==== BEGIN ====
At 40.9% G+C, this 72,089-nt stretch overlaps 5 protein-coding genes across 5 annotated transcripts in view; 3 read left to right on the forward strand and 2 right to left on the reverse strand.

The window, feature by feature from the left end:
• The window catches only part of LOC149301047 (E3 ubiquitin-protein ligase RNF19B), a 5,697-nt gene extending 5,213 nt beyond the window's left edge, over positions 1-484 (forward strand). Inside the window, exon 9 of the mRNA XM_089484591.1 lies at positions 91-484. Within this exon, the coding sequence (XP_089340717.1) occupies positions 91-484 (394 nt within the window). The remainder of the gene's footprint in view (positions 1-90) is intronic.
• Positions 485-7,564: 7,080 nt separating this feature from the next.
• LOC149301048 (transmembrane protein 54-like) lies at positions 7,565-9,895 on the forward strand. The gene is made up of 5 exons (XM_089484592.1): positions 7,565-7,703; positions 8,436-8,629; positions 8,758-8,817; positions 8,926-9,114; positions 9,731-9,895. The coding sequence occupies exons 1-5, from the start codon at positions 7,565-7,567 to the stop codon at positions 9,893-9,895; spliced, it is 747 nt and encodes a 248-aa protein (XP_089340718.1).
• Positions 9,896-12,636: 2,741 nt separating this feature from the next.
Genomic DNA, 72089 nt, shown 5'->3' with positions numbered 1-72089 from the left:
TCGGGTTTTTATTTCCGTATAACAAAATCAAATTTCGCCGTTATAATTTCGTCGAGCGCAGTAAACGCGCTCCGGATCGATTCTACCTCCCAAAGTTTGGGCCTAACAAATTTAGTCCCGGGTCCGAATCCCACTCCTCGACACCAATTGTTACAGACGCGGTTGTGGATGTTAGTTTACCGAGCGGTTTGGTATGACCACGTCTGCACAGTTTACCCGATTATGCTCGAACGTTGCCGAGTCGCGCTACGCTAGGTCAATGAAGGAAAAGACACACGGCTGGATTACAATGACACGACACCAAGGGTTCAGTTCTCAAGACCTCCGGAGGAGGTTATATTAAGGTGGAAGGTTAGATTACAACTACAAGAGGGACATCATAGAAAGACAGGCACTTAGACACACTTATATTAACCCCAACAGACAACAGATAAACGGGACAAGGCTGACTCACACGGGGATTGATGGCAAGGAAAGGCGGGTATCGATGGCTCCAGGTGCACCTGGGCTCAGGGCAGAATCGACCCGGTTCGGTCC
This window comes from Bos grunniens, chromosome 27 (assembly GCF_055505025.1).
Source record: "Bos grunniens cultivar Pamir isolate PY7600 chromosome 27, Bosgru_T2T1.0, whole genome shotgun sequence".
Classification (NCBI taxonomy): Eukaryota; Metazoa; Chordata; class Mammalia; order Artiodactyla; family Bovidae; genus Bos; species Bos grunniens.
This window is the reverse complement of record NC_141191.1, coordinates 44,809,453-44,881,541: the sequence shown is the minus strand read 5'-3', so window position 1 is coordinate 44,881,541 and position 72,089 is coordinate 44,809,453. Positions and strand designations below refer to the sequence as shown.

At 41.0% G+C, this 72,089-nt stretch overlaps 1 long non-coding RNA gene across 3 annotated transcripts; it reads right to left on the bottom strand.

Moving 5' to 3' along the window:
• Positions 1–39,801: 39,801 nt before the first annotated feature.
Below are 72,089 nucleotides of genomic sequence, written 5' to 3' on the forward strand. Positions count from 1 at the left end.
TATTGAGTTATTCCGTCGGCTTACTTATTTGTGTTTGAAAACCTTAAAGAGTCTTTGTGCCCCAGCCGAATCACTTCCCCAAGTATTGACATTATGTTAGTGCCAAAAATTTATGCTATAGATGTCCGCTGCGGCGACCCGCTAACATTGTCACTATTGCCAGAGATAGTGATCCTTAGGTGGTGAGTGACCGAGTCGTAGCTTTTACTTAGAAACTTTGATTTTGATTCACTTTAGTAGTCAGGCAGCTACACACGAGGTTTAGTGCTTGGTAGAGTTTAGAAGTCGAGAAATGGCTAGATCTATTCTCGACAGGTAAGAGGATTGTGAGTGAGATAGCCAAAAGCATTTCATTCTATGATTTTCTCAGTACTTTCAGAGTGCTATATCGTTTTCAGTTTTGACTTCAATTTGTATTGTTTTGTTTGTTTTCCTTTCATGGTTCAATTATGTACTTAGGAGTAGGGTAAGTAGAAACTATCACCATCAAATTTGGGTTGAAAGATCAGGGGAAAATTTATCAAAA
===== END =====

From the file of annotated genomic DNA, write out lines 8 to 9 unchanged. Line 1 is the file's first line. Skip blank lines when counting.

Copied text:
TCGGGTTTTTATTTCCGTATAACAAAATCAAATTTCGCCGTTATAATTTCGTCGAGCGCAGTAAACGCGCTCCGGATCGATTCTACCTCCCAAAGTTTGGGCCTAACAAATTTAGTCCCGGGTCCGAATCCCACTCCTCGACACCAATTGTTACAGACGCGGTTGTGGATGTTAGTTTACCGAGCGGTTTGGTATGACCACGTCTGCACAGTTTACCCGATTATGCTCGAACGTTGCCGAGTCGCGCTACGCTAGGTCAATGAAGGAAAAGACACACGGCTGGATTACAATGACACGACACCAAGGGTTCAGTTCTCAAGACCTCCGGAGGAGGTTATATTAAGGTGGAAGGTTAGATTACAACTACAAGAGGGACATCATAGAAAGACAGGCACTTAGACACACTTATATTAACCCCAACAGACAACAGATAAACGGGACAAGGCTGACTCACACGGGGATTGATGGCAAGGAAAGGCGGGTATCGATGGCTCCAGGTGCACCTGGGCTCAGGGCAGAATCGACCCGGTTCGGTCC
This window comes from Bos grunniens, chromosome 27 (assembly GCF_055505025.1).